The Corner

Economy & Business

Connecting Some Dots on Taxes

Microsoft founder Bill Gates smiles while playing bridge with Warren Buffett, in Omaha, Nebraska U.S. May 6, 2018. (Rick Wilking/Reuters)

Michael Tomasky’s column (“Bill Gates, I Implore You To Connect Some Dots”) Monday in the New York Times is the sort of thing that tempts me to shout at the writer about intellectual dishonesty and astounding stupidity, but I do not want to do that. Instead, I would like to ask a few relatively simple questions, because I genuinely am perplexed by his assumptions and his arguments. Assuming that he is arguing in good faith and assuming, as I do, that he is not just bone ignorant:

Tomasky writes: “Multibillion-dollar fortunes are often called excessive and decadent. But here’s something they’re rarely called but ought to be: anti-democratic. These fortunes will destroy our democracy. . . . Any democracy needs a robust and thriving middle class, and we have spent the last 30 or so years transferring trillions of dollars from the middle class to the people at the very top. Just one set of numbers, from the University of California, Berkeley, economist Gabriel Zucman: The 400 richest Americans — the top .00025 percent of the population — now own more of the country’s riches than the 150 million adults in the bottom 60 percent of wealth distribution. The 400’s share has tripled since the 1980s.”

Question: Can Tomasky or anybody else describe the actual mode of “transfer” at work here? In what sense has money been transferred from the middle class to billionaires such as Bill Gates? And who did the transferring?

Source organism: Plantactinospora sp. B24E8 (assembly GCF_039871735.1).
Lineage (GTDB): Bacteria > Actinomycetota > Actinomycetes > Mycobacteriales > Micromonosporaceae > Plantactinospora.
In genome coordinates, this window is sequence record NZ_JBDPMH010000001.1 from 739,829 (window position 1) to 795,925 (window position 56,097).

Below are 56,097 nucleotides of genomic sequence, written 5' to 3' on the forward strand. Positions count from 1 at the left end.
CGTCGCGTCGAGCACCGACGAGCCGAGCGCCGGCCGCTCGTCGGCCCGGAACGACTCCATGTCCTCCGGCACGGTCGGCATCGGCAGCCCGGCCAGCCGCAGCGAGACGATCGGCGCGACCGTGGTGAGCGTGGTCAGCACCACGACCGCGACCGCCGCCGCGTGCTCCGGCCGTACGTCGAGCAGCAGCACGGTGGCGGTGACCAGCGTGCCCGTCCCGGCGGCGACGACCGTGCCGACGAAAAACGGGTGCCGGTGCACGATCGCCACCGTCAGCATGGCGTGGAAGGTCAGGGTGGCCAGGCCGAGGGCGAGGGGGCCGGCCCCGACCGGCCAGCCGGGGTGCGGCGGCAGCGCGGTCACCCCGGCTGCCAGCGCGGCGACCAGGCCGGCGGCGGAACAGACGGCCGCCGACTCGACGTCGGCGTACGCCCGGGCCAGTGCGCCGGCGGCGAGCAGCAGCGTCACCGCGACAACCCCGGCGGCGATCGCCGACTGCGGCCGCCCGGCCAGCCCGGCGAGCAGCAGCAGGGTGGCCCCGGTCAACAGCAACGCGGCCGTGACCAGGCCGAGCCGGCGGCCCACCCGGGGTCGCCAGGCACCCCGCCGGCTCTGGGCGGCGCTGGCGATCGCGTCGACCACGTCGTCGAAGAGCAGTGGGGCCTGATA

As is the case with most American billionaires, Gates’s vast fortune has its origin in the launching of a new business. When Microsoft made its initial public offering of stock, it created three billionaires and about 12,000 millionaires. That money came from stock investors, who traded their cash for equity in Microsoft. That was an excellent decision: An investment of $1,000 in Microsoft shares at the IPO would be worth more than $1.6 million today (assuming the reinvestment of dividends, etc.). The American middle class could stand some more victimization of that kind. If that is what getting ripped off looks like, then let’s have some more of the same.

The other way money is “transferred” to Microsoft and its shareholders is in the form of corporate income, which is used to pay both salaries to employees and dividends to shareholders. When it makes a sale, Microsoft gets cash, and consumers get copies of Office or Windows or whatever. If that is what is meant by “transfer,” then “transfer” is just a fancy word for “business.”

In reality, there has been a “transfer” only in the counterfactual sense, i.e. that things would be different if there had been transfers (in the form of higher taxes) in excess of what actually took place.

That’s a funny and backward way of talking about things. But it gets worse.

Indulging in the most sophomoric kind of zero-sum analysis, Tomasky insists that the middle class is worse off because Gates is better off. But there is not really any evidence that that is the case. It is entirely possible to imagine a world in which Microsoft products did not exist and Microsoft profits did not exist, and Bill Gates was just another guy working in tech or finance or insurance. But the middle class would be worse off in that scenario, not better off: It would be deprived of Microsoft’s products, which consumers value (that is what makes Microsoft profitable) and also deprived of the jobs, tax payments, and secondary economic activity associated with Microsoft. Tomasky’s argument really does not stand up to a second’s scrutiny here.